The Act applies to all employees and workers, regardless of their age or length of service, and to union and non-union members. It includes people who are victimised for following internal grievance procedures, as well as those making wider, public disclosures.
- You must show that you 'reasonably believe' that the issue concerned is likely to endanger the health and safety of any individual worker, or group of workers. It does not matter if your belief later turns out to be wrong, as long as it is genuine and reasonably held.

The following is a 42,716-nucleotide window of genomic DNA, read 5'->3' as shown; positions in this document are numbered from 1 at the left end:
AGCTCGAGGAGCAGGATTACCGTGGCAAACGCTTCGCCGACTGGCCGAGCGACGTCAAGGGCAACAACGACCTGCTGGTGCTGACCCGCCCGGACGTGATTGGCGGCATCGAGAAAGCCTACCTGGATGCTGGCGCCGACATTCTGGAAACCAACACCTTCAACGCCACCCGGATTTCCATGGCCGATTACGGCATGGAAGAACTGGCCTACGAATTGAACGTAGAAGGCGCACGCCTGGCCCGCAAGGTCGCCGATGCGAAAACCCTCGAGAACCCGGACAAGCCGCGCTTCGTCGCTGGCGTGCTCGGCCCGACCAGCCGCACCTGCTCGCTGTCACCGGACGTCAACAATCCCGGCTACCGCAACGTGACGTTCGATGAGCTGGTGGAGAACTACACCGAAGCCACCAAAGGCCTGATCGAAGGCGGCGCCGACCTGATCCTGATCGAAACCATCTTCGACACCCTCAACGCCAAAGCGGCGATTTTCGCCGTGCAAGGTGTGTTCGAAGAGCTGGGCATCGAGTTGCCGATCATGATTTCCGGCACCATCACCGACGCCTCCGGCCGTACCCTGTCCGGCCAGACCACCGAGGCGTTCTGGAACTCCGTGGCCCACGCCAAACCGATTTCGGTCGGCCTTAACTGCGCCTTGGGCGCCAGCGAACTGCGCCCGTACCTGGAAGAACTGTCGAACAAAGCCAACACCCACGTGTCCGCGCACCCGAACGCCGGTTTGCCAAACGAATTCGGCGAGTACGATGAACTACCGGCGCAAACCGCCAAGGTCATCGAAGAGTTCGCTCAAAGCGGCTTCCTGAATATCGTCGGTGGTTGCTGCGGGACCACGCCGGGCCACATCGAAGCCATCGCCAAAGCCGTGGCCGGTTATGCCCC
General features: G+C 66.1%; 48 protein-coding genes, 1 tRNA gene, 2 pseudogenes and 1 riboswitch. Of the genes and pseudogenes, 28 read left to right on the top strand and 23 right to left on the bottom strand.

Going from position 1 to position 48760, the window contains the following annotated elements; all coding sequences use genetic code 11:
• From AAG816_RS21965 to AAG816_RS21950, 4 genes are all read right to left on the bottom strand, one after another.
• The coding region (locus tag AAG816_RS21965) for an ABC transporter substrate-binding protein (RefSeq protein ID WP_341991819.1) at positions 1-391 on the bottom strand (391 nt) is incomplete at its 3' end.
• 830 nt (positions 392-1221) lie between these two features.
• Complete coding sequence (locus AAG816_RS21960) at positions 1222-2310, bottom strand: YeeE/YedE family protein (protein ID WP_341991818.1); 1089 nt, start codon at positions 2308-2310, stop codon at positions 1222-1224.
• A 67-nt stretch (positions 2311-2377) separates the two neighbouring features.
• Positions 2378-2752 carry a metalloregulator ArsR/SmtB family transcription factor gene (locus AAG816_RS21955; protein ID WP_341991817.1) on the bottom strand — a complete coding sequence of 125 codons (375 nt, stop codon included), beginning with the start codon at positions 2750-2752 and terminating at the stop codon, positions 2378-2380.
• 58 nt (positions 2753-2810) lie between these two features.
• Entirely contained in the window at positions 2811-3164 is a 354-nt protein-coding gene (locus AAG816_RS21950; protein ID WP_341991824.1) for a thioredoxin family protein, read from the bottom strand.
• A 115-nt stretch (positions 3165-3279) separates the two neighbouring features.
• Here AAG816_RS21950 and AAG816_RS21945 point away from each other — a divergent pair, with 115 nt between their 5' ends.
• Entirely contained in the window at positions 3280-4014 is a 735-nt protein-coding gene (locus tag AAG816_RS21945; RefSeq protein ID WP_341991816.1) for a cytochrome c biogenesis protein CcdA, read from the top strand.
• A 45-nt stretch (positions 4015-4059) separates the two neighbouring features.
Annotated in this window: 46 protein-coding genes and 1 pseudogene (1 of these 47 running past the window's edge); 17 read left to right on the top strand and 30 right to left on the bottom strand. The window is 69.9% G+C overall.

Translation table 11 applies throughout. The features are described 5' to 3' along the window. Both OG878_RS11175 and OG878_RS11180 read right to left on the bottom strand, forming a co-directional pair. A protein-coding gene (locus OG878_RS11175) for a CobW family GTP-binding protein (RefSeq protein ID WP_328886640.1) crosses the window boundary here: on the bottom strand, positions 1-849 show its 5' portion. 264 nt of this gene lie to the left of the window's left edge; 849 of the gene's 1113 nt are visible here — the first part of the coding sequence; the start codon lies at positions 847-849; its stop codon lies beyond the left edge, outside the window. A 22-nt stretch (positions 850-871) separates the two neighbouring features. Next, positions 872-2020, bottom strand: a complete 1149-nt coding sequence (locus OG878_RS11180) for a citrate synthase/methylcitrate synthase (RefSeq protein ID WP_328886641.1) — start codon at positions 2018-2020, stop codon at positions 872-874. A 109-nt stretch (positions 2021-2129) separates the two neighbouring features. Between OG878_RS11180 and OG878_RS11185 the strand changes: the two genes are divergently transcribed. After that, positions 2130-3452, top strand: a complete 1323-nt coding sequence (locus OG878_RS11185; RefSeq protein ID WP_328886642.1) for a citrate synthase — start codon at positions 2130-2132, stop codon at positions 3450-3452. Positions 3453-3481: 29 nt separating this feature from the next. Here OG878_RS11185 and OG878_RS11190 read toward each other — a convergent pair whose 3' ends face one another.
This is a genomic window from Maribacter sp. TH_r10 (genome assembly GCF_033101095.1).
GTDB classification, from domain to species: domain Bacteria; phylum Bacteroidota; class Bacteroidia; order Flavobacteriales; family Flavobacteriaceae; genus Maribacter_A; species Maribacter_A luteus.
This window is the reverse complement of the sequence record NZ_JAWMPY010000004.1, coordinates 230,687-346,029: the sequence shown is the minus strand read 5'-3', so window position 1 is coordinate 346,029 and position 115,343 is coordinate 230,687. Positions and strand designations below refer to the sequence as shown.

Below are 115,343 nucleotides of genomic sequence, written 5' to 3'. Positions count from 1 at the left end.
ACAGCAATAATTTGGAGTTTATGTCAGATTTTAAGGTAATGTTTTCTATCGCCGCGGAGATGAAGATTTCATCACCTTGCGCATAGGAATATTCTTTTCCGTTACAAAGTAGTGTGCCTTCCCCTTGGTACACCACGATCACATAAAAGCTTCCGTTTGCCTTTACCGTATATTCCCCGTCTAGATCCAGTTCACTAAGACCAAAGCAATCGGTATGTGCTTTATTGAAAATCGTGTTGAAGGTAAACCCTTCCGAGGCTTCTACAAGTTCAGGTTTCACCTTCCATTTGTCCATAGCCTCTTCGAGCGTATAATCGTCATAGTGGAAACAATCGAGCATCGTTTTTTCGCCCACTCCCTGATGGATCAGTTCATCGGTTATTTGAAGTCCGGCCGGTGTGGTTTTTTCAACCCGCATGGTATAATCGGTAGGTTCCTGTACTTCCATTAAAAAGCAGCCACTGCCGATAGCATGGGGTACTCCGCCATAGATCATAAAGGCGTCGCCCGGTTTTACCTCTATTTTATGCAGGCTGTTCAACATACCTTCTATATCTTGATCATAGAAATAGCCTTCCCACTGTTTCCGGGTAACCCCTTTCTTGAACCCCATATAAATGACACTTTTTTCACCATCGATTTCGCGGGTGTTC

- A claim for victimisation must be brought within three months to an employment tribunal.
You are much more likely to succeed in your claim if you use internal grievance procedures or make your disclosure to the official regulator – usually the Health and Safety Executive (HSE) or your local authority. See the guidance on the HSE website to find out who is the correct regulator for your workplace.
The Public Interest Disclosure Act strongly discourages disclosure to the media (e.g. newspapers or the radio).